Florida homeowners impacted by Hurricane Irma who are in a federally declared disaster area — which is most of the state — are eligible for mortgage loan deferments without penalty from the country’s three largest lending agencies.
Additionally, the IRS has announced that people who extended their 2016 income tax filings can submit their paperwork next year.
Mortgage agencies Fannie Mae and Freddie Mac who issue what are known as conventional bank loans or “A paper” loans have both told loan servicers to extend a 90-day forbearance to anyone who calls and requests it, just click here and here to find out more about their programs.
That means you can skip making your next three payments and they’ll be added to the end of the loan without any negative marks on your credit.
Quicken Home Loans (disclosure: My mortgage brokerage business is partners with Quicken) is offering that, or to allow all three payments to be made in 90 days, or to divide the payments over a 12-month period after the forbearance period ends.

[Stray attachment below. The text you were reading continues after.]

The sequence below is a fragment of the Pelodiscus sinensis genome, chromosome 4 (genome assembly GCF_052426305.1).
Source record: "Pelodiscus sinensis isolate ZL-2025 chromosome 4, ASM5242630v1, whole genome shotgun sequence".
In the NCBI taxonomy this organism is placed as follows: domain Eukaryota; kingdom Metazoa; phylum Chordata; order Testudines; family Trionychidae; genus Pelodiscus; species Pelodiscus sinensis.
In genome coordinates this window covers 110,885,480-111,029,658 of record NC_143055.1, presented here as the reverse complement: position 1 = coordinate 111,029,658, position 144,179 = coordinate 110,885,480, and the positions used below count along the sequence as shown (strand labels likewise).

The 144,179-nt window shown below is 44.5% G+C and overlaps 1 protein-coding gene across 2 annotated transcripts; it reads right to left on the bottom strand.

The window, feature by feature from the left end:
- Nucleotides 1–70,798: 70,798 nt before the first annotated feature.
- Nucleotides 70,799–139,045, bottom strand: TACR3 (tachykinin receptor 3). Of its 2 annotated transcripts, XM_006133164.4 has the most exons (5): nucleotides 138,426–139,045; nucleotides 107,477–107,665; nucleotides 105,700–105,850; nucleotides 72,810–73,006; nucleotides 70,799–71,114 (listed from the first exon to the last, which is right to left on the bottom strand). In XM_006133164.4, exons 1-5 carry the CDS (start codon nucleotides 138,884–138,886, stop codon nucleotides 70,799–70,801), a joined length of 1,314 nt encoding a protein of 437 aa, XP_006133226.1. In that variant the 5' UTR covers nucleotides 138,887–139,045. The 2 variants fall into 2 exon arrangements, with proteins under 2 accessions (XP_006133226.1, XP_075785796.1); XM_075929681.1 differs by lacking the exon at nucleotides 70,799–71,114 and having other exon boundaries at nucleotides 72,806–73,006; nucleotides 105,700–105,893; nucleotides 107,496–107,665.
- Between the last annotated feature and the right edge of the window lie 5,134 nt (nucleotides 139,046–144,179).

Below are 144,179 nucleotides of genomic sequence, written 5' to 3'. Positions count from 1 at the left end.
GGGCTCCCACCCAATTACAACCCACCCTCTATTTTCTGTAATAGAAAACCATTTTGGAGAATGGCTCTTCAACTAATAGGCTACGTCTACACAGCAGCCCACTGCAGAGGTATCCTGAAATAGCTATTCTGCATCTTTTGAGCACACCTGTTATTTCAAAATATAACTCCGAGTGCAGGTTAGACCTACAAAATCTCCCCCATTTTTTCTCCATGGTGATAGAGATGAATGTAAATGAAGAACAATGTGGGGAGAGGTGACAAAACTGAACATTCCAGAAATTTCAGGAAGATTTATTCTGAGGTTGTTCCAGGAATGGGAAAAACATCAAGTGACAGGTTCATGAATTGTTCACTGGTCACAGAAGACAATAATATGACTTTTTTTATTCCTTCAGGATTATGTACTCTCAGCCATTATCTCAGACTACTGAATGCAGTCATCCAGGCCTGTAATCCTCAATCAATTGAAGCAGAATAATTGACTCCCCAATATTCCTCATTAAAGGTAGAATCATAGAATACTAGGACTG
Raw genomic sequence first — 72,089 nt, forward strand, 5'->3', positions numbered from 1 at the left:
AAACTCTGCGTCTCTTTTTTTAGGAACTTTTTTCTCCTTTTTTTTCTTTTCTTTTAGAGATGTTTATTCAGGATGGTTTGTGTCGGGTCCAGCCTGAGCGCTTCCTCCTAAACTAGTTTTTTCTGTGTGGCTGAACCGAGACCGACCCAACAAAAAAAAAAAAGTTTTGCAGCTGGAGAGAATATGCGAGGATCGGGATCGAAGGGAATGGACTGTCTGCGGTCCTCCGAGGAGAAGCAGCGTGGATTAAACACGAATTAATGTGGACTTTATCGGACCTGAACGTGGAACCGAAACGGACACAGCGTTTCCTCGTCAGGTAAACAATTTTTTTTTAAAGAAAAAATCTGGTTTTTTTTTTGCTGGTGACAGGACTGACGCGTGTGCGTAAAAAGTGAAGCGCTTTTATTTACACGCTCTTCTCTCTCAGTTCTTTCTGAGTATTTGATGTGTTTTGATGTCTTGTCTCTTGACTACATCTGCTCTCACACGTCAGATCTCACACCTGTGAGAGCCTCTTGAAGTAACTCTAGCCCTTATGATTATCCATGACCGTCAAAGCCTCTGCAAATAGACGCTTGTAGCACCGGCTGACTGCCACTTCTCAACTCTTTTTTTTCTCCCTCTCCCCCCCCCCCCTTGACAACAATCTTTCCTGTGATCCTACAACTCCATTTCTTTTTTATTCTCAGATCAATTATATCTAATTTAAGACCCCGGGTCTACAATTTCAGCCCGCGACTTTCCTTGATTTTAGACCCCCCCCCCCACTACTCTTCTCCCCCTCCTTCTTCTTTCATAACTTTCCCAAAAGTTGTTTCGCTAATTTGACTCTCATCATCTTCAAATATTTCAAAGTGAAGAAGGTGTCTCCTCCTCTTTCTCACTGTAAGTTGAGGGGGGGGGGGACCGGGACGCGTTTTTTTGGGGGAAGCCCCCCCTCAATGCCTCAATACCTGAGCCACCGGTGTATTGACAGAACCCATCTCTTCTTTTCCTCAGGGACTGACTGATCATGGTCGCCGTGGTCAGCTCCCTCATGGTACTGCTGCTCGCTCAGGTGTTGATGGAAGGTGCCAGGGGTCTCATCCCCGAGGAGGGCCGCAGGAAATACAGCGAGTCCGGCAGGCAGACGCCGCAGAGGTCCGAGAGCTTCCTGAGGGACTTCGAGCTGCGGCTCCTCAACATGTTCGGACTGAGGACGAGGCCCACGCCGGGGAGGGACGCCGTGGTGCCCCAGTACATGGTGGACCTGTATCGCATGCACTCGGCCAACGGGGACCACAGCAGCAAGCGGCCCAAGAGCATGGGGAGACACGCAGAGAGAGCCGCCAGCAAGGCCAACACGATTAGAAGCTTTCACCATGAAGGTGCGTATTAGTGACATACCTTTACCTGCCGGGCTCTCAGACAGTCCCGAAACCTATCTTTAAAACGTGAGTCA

Individual banks are making different arrangements, but if your loan is serviced by one of the national agencies, they’ll all honor the 90-day payment deferment which is mandatory for FHA insured home loans (click here for questions).
“Anyone who extended their business or personal tax filings due September 15th and October 15th respectively have additional extensions through January 31st to file their tax returns,” says Florida CPA Steven Price of the Fuoco Group in Boca Raton.
“You literally write Hurricane Irma on the top the filings,” Price said, “and they’ll give you relief.”
The IRS isn’t a payment extension (you were supposed to do that when extending), but rather a filing extension.
Also, many credit card companies will offer a similar disaster forbearance upon request.
For anyone who needs additional mortgage assistance, up to 12 months of mortgage forbearance is available upon request.
Call your mortgage servicer for more details.